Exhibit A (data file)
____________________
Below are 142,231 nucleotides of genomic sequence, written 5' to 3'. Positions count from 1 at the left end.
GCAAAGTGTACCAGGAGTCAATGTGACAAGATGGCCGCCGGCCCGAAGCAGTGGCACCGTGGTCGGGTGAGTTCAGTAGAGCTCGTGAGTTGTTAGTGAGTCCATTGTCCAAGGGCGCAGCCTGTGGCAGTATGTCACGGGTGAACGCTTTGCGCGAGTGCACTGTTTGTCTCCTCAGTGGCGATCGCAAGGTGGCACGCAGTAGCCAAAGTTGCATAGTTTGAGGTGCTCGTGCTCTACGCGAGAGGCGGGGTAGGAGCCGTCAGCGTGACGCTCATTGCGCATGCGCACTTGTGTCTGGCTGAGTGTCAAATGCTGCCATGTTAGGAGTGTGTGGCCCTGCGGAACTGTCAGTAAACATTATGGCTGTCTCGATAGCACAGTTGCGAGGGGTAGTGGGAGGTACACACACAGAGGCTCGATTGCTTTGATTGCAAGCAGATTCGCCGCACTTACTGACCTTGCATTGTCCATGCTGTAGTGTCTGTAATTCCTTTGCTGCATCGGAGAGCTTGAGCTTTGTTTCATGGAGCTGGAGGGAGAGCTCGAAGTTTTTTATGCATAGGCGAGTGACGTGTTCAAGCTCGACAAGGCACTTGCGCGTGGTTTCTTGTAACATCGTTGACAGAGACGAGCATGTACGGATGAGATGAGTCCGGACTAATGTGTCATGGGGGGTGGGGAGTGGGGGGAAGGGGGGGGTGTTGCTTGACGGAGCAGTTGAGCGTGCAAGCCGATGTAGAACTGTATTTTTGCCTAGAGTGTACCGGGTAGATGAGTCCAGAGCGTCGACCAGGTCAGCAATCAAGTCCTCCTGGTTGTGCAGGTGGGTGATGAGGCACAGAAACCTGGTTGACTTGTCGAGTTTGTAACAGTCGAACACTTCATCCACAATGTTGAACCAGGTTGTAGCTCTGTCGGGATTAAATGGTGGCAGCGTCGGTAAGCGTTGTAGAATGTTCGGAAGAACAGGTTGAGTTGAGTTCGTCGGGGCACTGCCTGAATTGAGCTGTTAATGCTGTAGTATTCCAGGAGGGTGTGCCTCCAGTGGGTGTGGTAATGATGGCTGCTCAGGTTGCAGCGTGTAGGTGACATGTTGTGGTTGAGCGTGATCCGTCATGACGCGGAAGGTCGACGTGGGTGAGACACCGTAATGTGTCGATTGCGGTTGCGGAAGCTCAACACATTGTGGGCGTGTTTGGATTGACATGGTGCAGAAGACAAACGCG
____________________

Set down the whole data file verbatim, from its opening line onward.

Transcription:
Below are 142,231 nucleotides of genomic sequence, written 5' to 3'. Positions count from 1 at the left end.
GCAAAGTGTACCAGGAGTCAATGTGACAAGATGGCCGCCGGCCCGAAGCAGTGGCACCGTGGTCGGGTGAGTTCAGTAGAGCTCGTGAGTTGTTAGTGAGTCCATTGTCCAAGGGCGCAGCCTGTGGCAGTATGTCACGGGTGAACGCTTTGCGCGAGTGCACTGTTTGTCTCCTCAGTGGCGATCGCAAGGTGGCACGCAGTAGCCAAAGTTGCATAGTTTGAGGTGCTCGTGCTCTACGCGAGAGGCGGGGTAGGAGCCGTCAGCGTGACGCTCATTGCGCATGCGCACTTGTGTCTGGCTGAGTGTCAAATGCTGCCATGTTAGGAGTGTGTGGCCCTGCGGAACTGTCAGTAAACATTATGGCTGTCTCGATAGCACAGTTGCGAGGGGTAGTGGGAGGTACACACACAGAGGCTCGATTGCTTTGATTGCAAGCAGATTCGCCGCACTTACTGACCTTGCATTGTCCATGCTGTAGTGTCTGTAATTCCTTTGCTGCATCGGAGAGCTTGAGCTTTGTTTCATGGAGCTGGAGGGAGAGCTCGAAGTTTTTTATGCATAGGCGAGTGACGTGTTCAAGCTCGACAAGGCACTTGCGCGTGGTTTCTTGTAACATCGTTGACAGAGACGAGCATGTACGGATGAGATGAGTCCGGACTAATGTGTCATGGGGGGTGGGGAGTGGGGGGAAGGGGGGGGTGTTGCTTGACGGAGCAGTTGAGCGTGCAAGCCGATGTAGAACTGTATTTTTGCCTAGAGTGTACCGGGTAGATGAGTCCAGAGCGTCGACCAGGTCAGCAATCAAGTCCTCCTGGTTGTGCAGGTGGGTGATGAGGCACAGAAACCTGGTTGACTTGTCGAGTTTGTAACAGTCGAACACTTCATCCACAATGTTGAACCAGGTTGTAGCTCTGTCGGGATTAAATGGTGGCAGCGTCGGTAAGCGTTGTAGAATGTTCGGAAGAACAGGTTGAGTTGAGTTCGTCGGGGCACTGCCTGAATTGAGCTGTTAATGCTGTAGTATTCCAGGAGGGTGTGCCTCCAGTGGGTGTGGTAATGATGGCTGCTCAGGTTGCAGCGTGTAGGTGACATGTTGTGGTTGAGCGTGATCCGTCATGACGCGGAAGGTCGACGTGGGTGAGACACCGTAATGTGTCGATTGCGGTTGCGGAAGCTCAACACATTGTGGGCGTGTTTGGATTGACATGGTGCAGAAGACAAACGCG